I don’t know about your own journey, but I do know that many women I talk to struggle with the idea of some distinct roles or functions for men and women. What understandings or ideas do you bring to the party, so to speak, when you read the Bible? When you read the section on “Distinction” at the beginning of this post, did you balk at the idea of distinct roles for men and women like I did at one point in my life?
When you hear the word “distinctive” do you ever think “less valuable” or “less important” or something along those lines?
That is not what distinctive means.
Distinctive simply means something that is characteristic of a person or object that distinguishes it from another thing. When it comes to men and women, the Bible does teach that there are some distinct roles when it comes to the marriage relationship and when it comes to certain functions within the church. This fact does not mean that God thinks men are better than women. “
Boys rule and girls drool
” is not our God’s credo.
The Bible teaches that something can be equal in value and worth yet have distinctions.
An example of this is that each member of the Trinity is equally God, but God the Father has some roles distinct from God the Son and God the Holy Spirit and vice versa. Each member of the Trinity is equally God and equal in value yet distinct in some of their functions. Another example is found in 1 Corinthians 12 regarding spiritual gifts. Every Christian is equally part of the body of Christ—none more important than another. However, each has distinct gifts to serve that body. God in His infinite wisdom has designed it this way; He gave each Christian woman her spiritual gift “just as He desired” (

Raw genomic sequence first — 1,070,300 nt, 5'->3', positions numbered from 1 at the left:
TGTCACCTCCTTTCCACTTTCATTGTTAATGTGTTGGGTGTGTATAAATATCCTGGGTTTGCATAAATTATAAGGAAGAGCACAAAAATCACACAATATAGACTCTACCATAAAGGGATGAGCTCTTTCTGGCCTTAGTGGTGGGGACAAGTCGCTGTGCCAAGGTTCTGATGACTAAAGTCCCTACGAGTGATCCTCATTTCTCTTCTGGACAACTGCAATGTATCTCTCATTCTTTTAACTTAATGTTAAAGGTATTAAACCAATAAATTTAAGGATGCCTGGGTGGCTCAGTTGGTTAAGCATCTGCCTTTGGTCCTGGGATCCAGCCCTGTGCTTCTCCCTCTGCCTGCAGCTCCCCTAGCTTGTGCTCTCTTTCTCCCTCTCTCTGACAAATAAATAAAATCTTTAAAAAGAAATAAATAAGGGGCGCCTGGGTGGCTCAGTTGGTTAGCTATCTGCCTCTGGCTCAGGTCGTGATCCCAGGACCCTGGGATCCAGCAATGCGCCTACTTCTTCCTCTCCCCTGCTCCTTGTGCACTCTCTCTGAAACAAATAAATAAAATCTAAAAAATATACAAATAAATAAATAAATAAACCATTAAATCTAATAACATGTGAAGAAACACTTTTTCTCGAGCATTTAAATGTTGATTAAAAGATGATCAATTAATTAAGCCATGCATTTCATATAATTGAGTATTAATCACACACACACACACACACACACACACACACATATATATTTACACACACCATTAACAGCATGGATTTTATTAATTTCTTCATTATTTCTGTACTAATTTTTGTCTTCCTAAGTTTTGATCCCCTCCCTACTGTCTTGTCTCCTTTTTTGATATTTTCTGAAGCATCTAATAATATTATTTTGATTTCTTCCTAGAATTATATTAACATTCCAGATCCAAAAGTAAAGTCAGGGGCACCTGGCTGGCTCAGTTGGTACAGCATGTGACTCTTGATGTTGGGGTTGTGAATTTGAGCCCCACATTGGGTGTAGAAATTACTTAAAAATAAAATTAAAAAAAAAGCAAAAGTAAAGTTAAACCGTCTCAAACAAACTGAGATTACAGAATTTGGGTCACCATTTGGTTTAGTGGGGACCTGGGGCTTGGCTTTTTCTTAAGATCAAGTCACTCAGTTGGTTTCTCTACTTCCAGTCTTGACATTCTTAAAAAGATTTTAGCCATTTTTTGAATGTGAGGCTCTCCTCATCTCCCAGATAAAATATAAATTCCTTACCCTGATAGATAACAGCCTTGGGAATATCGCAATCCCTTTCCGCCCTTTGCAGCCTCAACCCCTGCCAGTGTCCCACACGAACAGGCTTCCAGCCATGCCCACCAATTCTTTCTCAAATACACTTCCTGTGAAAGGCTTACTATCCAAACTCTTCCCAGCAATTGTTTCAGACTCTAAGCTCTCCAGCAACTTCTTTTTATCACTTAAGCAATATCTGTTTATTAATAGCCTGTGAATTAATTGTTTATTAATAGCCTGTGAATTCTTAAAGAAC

1 Cor 12:18
The Significance of Distinctions
created men and women as distinct, yet complementary beings (
). He did not create us haphazardly or in some willy-nilly fashion. While both men and women are given the responsibility of being God’s image-bearers to the rest of creation (
), God had a specific purpose in mind when He created Eve—she was to be a “helper” for Adam (
). Being a helper does not mean that Eve was inferior to Adam in any way. It means that, from the very beginning, God had a plan and purpose in creating two distinct genders. Men and women need each other; they are “interdependent” (
1 Cor 11:11
) but not interchangeable with each other. These distinct roles for women and men were a part of God’s plan before sin ever entered the world.
Consider just one distinction—What does it really look like for a woman to be a helper? When a marriage relationship is described in the Bible, a wife is called to submit to and respect her husband as unto the Lord while a husband is called to love his wife just as Christ loved the church (
). Why would God ask this of wives? Why make this distinction? The reason is that the way a husband and wife interact with each other should be a picture of the way God interacts with the church (
). Christian marriages are to be a witness to lost people about the way Christ (pictured through husbands) loves the church (pictured through wives)!
Our distinctions are not about us ultimately; this design portrays/proclaims the heart and character of God.
More to Consider:
– What understandings or ideas do you bring when you read the Bible?
– When you hear the word “distinctiveness,” what comes to your mind? Is it consistent with what God says about the equal value of women within the distinct roles He designed?
– Since these distinctions were created to reflect the gospel in the world (
), what are the implications of living out of
with this design?